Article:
Many bands come up with strange configurations because of their members’ particular musical skills. The Doors, for example, recorded several influential albums in the 1960s and 1970s with no bass player—keyboardist Ray Manzarek handled the low notes. The rock trio Morphine crafted a unique sound out of two-string bass, saxophone, and drums. In other words, just because you lack a traditional rock or pop instrument, that doesn’t mean you can’t play rock or pop music.
Guitar players, in most bands, can be lead or rhythm players—the former takes many of the solos and provides a song’s melody, while the latter falls in with the bass player and drummer to flesh out the rhythm. If you’re considering picking up the guitar, you should have a decent sense of melody, fingers that can adapt to many tricky string-bending permutations, and at least a slight desire to be in the spotlight. For most bands, the focal point in concert is the singer, but guitarists get almost as much attention.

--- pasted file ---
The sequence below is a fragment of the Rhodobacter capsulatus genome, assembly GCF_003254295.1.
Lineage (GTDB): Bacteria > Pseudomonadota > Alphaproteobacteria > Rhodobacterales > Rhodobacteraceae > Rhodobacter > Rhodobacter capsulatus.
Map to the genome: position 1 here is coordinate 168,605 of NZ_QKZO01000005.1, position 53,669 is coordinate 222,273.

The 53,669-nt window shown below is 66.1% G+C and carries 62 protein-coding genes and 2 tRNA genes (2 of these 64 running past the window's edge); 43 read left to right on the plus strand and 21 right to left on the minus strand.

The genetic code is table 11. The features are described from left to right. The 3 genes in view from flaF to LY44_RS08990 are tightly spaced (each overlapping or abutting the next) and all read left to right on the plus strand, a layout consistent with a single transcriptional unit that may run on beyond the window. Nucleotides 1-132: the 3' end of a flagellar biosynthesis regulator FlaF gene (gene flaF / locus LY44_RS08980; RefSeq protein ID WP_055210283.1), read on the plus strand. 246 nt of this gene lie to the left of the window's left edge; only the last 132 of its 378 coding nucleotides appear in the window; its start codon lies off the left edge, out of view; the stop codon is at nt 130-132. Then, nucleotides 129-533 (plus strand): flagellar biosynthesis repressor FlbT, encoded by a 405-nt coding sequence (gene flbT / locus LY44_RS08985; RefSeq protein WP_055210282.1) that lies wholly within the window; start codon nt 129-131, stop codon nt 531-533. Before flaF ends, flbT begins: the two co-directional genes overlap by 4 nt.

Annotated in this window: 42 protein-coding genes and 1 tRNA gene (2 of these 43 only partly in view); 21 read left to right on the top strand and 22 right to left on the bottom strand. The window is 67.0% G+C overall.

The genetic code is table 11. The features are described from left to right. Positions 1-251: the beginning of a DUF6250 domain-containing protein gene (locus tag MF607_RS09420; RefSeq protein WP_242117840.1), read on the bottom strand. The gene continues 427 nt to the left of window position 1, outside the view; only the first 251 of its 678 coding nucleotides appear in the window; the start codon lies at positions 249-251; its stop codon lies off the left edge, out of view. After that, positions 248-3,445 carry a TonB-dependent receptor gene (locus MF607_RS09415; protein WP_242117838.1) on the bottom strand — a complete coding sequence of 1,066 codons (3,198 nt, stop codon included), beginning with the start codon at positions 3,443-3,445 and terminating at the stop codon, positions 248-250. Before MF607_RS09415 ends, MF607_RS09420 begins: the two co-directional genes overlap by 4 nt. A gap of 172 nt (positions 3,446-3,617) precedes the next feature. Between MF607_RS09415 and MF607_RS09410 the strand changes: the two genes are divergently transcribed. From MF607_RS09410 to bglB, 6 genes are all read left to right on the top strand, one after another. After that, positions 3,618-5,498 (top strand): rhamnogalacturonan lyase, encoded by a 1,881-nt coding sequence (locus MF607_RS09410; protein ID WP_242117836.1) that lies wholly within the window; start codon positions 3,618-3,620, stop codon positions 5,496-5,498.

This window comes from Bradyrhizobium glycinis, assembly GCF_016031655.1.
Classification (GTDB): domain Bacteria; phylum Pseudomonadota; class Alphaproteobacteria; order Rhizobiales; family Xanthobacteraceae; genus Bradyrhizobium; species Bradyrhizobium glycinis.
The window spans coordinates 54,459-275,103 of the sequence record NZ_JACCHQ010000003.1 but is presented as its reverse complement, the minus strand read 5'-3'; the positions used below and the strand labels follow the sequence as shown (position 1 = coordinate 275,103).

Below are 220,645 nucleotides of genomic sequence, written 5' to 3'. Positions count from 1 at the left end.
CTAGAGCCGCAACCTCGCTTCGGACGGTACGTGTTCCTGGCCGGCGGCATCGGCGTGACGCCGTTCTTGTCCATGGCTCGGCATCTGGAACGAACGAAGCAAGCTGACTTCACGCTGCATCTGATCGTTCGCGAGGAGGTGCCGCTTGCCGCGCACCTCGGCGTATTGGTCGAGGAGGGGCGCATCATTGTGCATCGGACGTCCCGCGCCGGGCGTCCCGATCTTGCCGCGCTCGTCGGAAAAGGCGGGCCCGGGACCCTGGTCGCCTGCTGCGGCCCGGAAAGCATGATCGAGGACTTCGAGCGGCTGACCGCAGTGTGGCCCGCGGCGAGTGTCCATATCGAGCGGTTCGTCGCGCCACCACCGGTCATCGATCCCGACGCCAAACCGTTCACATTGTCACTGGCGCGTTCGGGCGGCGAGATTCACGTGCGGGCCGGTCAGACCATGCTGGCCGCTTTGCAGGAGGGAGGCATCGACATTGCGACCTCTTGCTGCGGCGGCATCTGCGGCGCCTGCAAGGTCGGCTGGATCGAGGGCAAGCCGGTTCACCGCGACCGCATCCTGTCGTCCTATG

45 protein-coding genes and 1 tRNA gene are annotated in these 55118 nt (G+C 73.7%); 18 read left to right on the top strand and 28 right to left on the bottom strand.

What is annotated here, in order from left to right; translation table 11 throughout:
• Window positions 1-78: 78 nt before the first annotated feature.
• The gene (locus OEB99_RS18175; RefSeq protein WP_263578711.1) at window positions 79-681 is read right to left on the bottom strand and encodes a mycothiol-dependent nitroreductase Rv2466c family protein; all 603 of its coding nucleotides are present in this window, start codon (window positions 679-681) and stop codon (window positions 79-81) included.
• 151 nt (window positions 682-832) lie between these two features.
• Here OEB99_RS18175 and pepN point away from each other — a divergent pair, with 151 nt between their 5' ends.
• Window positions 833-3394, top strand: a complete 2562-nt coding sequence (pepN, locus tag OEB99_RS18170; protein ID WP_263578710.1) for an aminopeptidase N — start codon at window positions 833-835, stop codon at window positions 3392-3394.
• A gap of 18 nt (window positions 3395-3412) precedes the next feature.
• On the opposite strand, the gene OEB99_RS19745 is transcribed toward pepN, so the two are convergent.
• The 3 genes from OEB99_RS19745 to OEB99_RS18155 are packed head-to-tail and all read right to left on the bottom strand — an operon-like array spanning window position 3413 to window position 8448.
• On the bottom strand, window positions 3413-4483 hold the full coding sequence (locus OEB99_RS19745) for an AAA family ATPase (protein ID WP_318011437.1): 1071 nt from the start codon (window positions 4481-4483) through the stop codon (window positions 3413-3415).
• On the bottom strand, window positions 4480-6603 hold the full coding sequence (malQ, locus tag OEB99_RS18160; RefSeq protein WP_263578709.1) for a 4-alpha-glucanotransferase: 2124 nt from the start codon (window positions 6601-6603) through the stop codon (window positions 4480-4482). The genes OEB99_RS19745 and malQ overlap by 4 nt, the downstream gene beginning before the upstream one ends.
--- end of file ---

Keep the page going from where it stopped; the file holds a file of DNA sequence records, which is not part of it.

Guitarists are also often the backbone to the band, the least replaceable players when things get tough. Although the singer usually gives a band its unique voice, the guitarist is the fundamental building block of its sound. Once you’ve located a good one, don’t let him or her go.
The drummer’s job in any band—well, except for improvisational combos where the drum may be a solo instrument—is to maintain the tempo. If it goes too fast or slow, it can throw the rest of the band into disarray. So the drummer’s responsibility is considerable. If you find yourself drumming on chairs and phone books, or keeping up with elaborate radio-song tempos using your hands, legs, and the steering wheel, it may be your perfect band role.
Drummers also need to stay in good shape, as they handle the most physically demanding job. The first several times you play the drums, you may feel muscle pain in your arms, legs, and back—and may develop blisters on your hands until calluses develop. (Music stores sell special drummers’ gloves to prevent this affliction.) Blisters also afflict guitarists and bass players, but not with the regularity of drummers. Keep a stock of Band-Aids nearby.